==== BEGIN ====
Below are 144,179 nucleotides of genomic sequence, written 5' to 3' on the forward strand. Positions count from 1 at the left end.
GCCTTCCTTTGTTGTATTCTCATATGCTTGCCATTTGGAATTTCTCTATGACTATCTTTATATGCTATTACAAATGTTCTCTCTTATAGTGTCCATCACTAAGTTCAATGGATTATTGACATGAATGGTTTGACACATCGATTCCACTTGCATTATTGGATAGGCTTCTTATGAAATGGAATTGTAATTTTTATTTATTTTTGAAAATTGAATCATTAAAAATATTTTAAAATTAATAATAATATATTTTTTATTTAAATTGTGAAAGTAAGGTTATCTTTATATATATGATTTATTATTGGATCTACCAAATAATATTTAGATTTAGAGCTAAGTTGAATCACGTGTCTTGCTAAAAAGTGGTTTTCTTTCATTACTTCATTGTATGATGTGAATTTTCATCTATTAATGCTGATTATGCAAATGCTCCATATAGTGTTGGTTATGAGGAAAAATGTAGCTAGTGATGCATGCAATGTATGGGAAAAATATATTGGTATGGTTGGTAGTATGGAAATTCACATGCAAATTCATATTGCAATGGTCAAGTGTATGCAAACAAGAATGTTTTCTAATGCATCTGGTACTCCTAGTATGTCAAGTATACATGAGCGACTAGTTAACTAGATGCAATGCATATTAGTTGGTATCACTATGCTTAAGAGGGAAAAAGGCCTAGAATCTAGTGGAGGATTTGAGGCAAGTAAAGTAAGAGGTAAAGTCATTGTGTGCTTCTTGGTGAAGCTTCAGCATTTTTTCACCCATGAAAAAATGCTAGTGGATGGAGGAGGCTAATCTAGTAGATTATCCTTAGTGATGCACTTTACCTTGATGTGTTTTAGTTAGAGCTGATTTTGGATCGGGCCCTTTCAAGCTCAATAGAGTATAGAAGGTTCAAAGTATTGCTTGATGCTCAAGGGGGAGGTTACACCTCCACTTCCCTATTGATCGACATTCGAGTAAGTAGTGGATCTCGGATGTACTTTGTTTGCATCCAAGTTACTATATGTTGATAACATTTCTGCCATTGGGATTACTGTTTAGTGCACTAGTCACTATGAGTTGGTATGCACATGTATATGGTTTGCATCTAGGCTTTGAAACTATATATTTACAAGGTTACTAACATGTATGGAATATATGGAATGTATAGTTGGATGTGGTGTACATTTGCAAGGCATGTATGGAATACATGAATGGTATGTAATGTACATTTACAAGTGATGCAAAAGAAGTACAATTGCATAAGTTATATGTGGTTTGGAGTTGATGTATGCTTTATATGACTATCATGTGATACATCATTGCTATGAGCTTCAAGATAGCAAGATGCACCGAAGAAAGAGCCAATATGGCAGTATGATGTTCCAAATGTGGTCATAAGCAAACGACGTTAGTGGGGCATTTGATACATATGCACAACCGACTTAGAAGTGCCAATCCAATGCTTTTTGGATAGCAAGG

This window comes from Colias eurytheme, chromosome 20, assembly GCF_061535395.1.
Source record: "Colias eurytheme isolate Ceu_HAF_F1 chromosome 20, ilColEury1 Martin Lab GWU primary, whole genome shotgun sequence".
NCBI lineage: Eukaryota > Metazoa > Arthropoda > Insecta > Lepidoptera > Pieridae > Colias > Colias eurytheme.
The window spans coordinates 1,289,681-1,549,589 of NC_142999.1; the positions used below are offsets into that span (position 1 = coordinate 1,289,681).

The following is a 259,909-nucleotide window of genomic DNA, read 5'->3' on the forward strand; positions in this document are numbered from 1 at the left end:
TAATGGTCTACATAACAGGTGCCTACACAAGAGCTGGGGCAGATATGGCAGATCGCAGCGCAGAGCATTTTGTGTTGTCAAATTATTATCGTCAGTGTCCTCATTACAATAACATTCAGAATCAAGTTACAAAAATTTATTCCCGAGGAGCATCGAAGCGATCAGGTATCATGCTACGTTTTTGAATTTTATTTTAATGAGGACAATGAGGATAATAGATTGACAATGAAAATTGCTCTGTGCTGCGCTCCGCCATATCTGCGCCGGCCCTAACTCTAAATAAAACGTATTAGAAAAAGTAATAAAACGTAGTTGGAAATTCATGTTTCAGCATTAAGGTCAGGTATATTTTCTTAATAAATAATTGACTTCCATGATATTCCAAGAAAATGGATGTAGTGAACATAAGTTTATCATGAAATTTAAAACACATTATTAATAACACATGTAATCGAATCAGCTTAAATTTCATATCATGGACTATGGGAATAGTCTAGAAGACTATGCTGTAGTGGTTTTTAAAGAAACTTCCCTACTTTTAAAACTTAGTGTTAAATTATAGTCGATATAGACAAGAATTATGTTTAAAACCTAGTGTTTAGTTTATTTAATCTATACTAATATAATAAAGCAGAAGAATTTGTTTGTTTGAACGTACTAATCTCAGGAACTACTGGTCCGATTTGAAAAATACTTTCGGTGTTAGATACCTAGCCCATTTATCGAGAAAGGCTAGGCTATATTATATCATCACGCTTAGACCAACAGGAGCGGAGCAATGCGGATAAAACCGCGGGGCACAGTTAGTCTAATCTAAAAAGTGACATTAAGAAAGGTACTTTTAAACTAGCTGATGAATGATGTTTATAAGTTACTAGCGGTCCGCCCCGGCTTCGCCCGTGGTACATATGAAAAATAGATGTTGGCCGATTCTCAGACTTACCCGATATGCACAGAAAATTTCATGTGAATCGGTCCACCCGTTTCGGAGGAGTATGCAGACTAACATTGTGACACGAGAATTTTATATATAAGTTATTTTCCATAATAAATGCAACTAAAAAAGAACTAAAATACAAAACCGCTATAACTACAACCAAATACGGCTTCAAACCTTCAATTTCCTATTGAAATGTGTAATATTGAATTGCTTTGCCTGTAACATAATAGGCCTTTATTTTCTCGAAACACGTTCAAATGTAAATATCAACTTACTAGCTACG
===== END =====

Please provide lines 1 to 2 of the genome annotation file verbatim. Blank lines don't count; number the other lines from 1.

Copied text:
Below are 144,179 nucleotides of genomic sequence, written 5' to 3' on the forward strand. Positions count from 1 at the left end.
GCCTTCCTTTGTTGTATTCTCATATGCTTGCCATTTGGAATTTCTCTATGACTATCTTTATATGCTATTACAAATGTTCTCTCTTATAGTGTCCATCACTAAGTTCAATGGATTATTGACATGAATGGTTTGACACATCGATTCCACTTGCATTATTGGATAGGCTTCTTATGAAATGGAATTGTAATTTTTATTTATTTTTGAAAATTGAATCATTAAAAATATTTTAAAATTAATAATAATATATTTTTTATTTAAATTGTGAAAGTAAGGTTATCTTTATATATATGATTTATTATTGGATCTACCAAATAATATTTAGATTTAGAGCTAAGTTGAATCACGTGTCTTGCTAAAAAGTGGTTTTCTTTCATTACTTCATTGTATGATGTGAATTTTCATCTATTAATGCTGATTATGCAAATGCTCCATATAGTGTTGGTTATGAGGAAAAATGTAGCTAGTGATGCATGCAATGTATGGGAAAAATATATTGGTATGGTTGGTAGTATGGAAATTCACATGCAAATTCATATTGCAATGGTCAAGTGTATGCAAACAAGAATGTTTTCTAATGCATCTGGTACTCCTAGTATGTCAAGTATACATGAGCGACTAGTTAACTAGATGCAATGCATATTAGTTGGTATCACTATGCTTAAGAGGGAAAAAGGCCTAGAATCTAGTGGAGGATTTGAGGCAAGTAAAGTAAGAGGTAAAGTCATTGTGTGCTTCTTGGTGAAGCTTCAGCATTTTTTCACCCATGAAAAAATGCTAGTGGATGGAGGAGGCTAATCTAGTAGATTATCCTTAGTGATGCACTTTACCTTGATGTGTTTTAGTTAGAGCTGATTTTGGATCGGGCCCTTTCAAGCTCAATAGAGTATAGAAGGTTCAAAGTATTGCTTGATGCTCAAGGGGGAGGTTACACCTCCACTTCCCTATTGATCGACATTCGAGTAAGTAGTGGATCTCGGATGTACTTTGTTTGCATCCAAGTTACTATATGTTGATAACATTTCTGCCATTGGGATTACTGTTTAGTGCACTAGTCACTATGAGTTGGTATGCACATGTATATGGTTTGCATCTAGGCTTTGAAACTATATATTTACAAGGTTACTAACATGTATGGAATATATGGAATGTATAGTTGGATGTGGTGTACATTTGCAAGGCATGTATGGAATACATGAATGGTATGTAATGTACATTTACAAGTGATGCAAAAGAAGTACAATTGCATAAGTTATATGTGGTTTGGAGTTGATGTATGCTTTATATGACTATCATGTGATACATCATTGCTATGAGCTTCAAGATAGCAAGATGCACCGAAGAAAGAGCCAATATGGCAGTATGATGTTCCAAATGTGGTCATAAGCAAACGACGTTAGTGGGGCATTTGATACATATGCACAACCGACTTAGAAGTGCCAATCCAATGCTTTTTGGATAGCAAGG